Android App: GClient (Working Title)

GClientLOgoWhile developing a number of different minor projects that involved communication between Android and my laptop, Pebble or Raspberry Pi I found myself almost writing a new app for each project, with names like ‘PebbleButtonDemo’ or ‘AndroidTestClient’.

It occurred to me ‘why keep inventing the wheel?’, meaning that this was a wasted practice. The vast majority of these situations simply called for a TCP Socket connection that sent pre-defined commands as text strings. With that in mind, I conspired to create a general purpose app that did these things and did them well.

But in order to solve the problem of writing a new app for every application when the underlying mechanism remained the same, it needed more ‘customisability’ than simply an EditText for address and port. The next logical step to this is to allow each project/application (server, that is) to customize the general client on the Android phone to it’s purpose, and in this first incarnation offers the following ‘customisables’:

  • Android Activity title in the Action bar by sending “TITLE” + the new title String
  • A set of three customizable Buttons by sending ‘BUTTON” followed by the button number, button text and the command it should trigger to be sent back to the application server.
  • Protocols agreed for these actions in both Java and Python servers I’ve written.

More features are possible with a more advanced protocol, such as sending vectors to draw on the remote Canvas, or even images, but those will have to come later when a specific project calls for it.

So, upon opening the app, this is what is seen:

Screenshot_2013-07-25-22-37-13The key UI elements to note are:

  • The customizable Activity title.
  • The ‘I/O Traffic’ section, which contains a customized SurfaceView element (actually a subclass of my Android Game Engine), which fills up green when a connection is established and animates blue ‘bits’ left and right whenever data is sent or received.
  • The ‘Connection Settings’ section, which contains EditText fields for host address and port number, a Spinner for language selection on the application server side, and connect/disconnect Buttons.
  • The ‘Log History’ section contains a ScrollView housing a TextView that shows all events that take place, be they received data, sent commands or local events such as IOExceptions and disconnects.
  • The ‘Custom Buttons’ section, which houses the three customizable Buttons that can be setup from the application server side with details I’ll now detail below.

To continue the spirit of a general purpose app, I created static methods for setting up these customizable UI elements, shown below:

public class GClientTools {
	//Protocol configuration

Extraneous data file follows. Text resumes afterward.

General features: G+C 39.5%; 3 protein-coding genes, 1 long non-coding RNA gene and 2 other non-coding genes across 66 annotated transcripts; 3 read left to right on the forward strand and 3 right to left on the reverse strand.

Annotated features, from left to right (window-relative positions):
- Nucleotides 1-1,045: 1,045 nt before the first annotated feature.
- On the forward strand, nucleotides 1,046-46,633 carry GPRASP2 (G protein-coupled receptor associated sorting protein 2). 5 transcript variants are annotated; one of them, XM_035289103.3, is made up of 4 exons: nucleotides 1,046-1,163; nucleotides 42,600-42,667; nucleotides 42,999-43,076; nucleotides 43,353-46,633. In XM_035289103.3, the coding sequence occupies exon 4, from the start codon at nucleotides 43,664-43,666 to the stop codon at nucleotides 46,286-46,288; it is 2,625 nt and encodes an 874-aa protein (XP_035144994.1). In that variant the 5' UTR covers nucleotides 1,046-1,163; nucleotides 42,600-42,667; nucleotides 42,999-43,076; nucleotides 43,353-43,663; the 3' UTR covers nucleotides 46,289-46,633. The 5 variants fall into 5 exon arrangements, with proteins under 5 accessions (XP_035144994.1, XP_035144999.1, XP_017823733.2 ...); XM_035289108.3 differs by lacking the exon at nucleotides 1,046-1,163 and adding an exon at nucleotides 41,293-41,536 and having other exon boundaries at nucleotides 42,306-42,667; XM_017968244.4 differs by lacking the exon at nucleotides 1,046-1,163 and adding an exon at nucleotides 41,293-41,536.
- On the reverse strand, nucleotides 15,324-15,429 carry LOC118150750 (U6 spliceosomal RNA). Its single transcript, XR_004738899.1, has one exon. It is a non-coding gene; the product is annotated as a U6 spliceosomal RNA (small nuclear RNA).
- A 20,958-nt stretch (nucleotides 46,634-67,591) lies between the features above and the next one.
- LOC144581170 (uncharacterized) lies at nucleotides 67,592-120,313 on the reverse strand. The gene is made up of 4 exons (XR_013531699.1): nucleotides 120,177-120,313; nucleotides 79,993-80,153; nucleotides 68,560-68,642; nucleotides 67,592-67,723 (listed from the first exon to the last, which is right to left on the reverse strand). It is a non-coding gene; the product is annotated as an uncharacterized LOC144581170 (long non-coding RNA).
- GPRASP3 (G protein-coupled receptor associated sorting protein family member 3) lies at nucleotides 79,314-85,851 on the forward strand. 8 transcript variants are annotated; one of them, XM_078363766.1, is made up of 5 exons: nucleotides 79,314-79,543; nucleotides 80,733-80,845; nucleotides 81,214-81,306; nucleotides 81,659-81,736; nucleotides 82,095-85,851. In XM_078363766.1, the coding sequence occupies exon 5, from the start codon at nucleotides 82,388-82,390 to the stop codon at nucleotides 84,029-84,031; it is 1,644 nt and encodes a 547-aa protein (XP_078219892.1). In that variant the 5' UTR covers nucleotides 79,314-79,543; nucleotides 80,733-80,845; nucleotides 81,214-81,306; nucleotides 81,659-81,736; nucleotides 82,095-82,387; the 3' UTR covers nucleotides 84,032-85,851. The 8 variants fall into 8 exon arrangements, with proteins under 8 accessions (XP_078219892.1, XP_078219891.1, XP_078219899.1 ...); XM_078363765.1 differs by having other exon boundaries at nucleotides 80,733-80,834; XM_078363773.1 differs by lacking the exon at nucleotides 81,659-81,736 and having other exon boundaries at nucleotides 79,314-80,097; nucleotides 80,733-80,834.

private static final String PROTOCOL_TITLE = "TITLE";
	private static final String PROTOCOL_BUTTON = "BUTTON";
	private static final String PROTOCOL_SEP_1 = ":";
	private static final String PROTOCOL_SEP_2 = ";";
	private static final String PROTOCOL_SEP_3 = ".";

	 * Use the GClient syntax to set the GClient Activity title
	 * @param inStream 	Established output stream.
	 * @param inTitle	Title to set to.
	public static void setTitle(PrintStream inStream,String inTitle) {
		String packet = PROTOCOL_TITLE + PROTOCOL_SEP_1 + inTitle;
		System.out.println("Title now '" + inTitle + "'. (" + packet + ")");

	 * Configure a GClient custom button
	 * @param inStream		Established output stream.
	 * @param inButtonNumber	Which button to customise. No range checking.
	 * @param inText		Text to display on the button.
	 * @param inCommand		Command the button will send back to this server.
	public static void setCustomButton(PrintStream inStream, int inButtonNumber, String inText, String inCommand) {
		String packet = PROTOCOL_BUTTON + PROTOCOL_SEP_1 + inButtonNumber + PROTOCOL_SEP_2 + inText + PROTOCOL_SEP_3 + inCommand;
		System.out.println("Button " + inButtonNumber + " now '" + inText + "' --> <" + inCommand + ">. (" + packet + ")");


As a test case, I wrote a quick application server that accepts the GClient connection and makes use of these static methods to set the Activity title and one custom Button. The I/O Traffic bar has filled up green and the Log History shows all events:

Screenshot_2013-07-25-22-36-50That’s it for now. The major things I learned writing this app were:

  • A much more stable and UI friendly threaded approach to networking, using four threads (UI, sending, receiving and connecting)
  • Precise Android XML UI design including nested layouts and more features of the RelativeLayout.
  • Setting Android UI views to use 9-Patch images and custom background styles and colours.

First version source code is available here! The GClientTestServer port is a constant field in the class file. The GClientTestServer also contains the GClientTools class in the util package, which I’ll be next using for adapting current project servers and eliminating a few test apps altogether!

1 comment
  1. Pingback: Update | //TODO

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